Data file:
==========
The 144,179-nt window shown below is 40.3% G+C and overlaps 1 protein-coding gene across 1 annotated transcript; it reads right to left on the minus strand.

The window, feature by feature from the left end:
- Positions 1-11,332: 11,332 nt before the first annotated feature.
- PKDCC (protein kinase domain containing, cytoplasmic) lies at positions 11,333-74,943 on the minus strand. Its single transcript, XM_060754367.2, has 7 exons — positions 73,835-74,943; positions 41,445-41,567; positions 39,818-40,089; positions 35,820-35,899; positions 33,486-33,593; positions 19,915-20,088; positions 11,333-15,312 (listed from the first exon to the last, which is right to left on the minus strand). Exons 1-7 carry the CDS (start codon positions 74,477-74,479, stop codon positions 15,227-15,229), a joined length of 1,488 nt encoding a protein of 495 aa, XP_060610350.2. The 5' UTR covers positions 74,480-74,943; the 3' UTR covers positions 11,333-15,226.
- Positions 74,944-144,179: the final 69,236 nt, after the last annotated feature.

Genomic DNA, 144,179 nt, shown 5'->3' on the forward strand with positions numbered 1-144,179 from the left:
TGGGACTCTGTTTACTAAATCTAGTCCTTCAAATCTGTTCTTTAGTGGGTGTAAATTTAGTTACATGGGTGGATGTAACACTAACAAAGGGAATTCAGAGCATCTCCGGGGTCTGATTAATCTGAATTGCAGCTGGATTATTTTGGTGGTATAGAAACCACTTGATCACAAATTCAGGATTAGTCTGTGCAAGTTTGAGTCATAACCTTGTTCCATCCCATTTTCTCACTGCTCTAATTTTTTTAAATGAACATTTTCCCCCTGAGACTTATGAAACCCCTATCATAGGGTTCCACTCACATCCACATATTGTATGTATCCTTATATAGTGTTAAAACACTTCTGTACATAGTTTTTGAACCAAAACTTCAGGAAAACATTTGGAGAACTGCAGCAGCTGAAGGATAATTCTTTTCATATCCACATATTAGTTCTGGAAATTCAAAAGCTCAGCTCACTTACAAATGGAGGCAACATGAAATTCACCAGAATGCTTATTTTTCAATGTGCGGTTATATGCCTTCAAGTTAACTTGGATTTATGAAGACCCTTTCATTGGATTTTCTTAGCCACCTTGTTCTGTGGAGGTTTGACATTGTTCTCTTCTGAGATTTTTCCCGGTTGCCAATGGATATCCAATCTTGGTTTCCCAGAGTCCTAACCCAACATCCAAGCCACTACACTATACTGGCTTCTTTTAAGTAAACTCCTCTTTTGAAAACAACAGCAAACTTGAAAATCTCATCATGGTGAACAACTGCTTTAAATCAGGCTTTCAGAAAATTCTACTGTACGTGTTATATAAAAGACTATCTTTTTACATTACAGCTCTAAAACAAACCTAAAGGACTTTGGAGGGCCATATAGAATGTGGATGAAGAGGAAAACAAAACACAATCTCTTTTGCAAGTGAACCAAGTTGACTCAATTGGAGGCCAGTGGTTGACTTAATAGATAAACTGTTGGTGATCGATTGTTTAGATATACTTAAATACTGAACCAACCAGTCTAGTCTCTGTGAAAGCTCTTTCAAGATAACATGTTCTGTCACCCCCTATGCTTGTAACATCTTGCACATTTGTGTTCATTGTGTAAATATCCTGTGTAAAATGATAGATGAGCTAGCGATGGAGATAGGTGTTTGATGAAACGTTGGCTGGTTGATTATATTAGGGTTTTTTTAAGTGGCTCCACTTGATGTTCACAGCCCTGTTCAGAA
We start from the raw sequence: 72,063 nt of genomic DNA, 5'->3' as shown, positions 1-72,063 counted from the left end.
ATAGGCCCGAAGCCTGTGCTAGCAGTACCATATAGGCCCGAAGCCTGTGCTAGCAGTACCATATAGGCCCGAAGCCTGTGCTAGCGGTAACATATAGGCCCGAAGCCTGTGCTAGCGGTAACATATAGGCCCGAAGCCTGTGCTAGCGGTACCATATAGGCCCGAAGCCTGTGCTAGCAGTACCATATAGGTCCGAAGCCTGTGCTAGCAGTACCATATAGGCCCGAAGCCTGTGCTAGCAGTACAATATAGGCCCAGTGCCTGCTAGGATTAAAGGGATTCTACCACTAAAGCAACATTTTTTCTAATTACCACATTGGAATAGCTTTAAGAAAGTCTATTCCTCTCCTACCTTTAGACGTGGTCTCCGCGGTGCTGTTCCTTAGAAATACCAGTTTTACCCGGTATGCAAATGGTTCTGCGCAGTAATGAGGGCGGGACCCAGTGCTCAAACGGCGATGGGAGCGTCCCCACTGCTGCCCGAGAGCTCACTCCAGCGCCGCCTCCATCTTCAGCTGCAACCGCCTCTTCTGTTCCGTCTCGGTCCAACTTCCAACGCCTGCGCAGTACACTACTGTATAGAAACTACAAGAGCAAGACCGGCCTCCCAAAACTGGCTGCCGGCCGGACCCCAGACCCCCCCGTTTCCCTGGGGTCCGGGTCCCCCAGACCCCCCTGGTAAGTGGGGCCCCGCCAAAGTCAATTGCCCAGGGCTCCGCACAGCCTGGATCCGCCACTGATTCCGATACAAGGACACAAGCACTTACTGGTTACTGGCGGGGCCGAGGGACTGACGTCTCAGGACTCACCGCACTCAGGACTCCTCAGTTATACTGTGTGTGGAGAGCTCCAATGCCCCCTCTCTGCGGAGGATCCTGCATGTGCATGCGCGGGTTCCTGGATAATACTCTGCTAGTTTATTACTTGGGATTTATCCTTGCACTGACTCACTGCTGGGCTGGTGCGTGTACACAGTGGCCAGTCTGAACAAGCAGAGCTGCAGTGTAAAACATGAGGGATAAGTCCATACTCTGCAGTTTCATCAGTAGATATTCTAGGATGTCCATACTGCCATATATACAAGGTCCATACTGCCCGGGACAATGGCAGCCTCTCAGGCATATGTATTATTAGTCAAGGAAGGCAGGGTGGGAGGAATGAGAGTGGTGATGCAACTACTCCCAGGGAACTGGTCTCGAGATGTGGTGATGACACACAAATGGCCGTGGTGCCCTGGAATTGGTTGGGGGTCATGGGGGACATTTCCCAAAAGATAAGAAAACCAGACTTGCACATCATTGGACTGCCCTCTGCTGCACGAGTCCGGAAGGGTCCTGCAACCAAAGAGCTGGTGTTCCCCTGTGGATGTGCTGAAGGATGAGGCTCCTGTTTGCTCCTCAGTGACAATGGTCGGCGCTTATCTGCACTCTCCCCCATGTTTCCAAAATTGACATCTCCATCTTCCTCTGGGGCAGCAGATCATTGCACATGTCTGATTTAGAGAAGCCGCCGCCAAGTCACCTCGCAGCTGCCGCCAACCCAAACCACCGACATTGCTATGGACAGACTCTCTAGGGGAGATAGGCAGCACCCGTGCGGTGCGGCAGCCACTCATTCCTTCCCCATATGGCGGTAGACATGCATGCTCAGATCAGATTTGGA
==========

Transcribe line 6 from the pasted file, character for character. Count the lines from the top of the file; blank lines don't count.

Genomic DNA, 144,179 nt, shown 5'->3' on the forward strand with positions numbered 1-144,179 from the left: